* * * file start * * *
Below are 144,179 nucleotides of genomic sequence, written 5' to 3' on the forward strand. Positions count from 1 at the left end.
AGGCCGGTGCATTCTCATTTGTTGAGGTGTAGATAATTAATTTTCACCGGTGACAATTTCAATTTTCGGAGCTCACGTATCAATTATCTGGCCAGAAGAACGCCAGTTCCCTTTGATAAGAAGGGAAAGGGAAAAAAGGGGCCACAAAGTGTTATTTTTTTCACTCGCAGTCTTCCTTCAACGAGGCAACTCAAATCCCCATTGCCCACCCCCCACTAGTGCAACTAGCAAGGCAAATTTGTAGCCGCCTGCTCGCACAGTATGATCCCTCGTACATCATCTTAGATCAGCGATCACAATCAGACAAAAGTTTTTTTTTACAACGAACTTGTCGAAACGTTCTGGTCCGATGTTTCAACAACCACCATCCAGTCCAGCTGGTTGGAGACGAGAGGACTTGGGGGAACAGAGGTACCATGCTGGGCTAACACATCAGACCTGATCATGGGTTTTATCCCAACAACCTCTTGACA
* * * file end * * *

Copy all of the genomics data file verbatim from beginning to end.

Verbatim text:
Below are 144,179 nucleotides of genomic sequence, written 5' to 3' on the forward strand. Positions count from 1 at the left end.
AGGCCGGTGCATTCTCATTTGTTGAGGTGTAGATAATTAATTTTCACCGGTGACAATTTCAATTTTCGGAGCTCACGTATCAATTATCTGGCCAGAAGAACGCCAGTTCCCTTTGATAAGAAGGGAAAGGGAAAAAAGGGGCCACAAAGTGTTATTTTTTTCACTCGCAGTCTTCCTTCAACGAGGCAACTCAAATCCCCATTGCCCACCCCCCACTAGTGCAACTAGCAAGGCAAATTTGTAGCCGCCTGCTCGCACAGTATGATCCCTCGTACATCATCTTAGATCAGCGATCACAATCAGACAAAAGTTTTTTTTTACAACGAACTTGTCGAAACGTTCTGGTCCGATGTTTCAACAACCACCATCCAGTCCAGCTGGTTGGAGACGAGAGGACTTGGGGGAACAGAGGTACCATGCTGGGCTAACACATCAGACCTGATCATGGGTTTTATCCCAACAACCTCTTGACA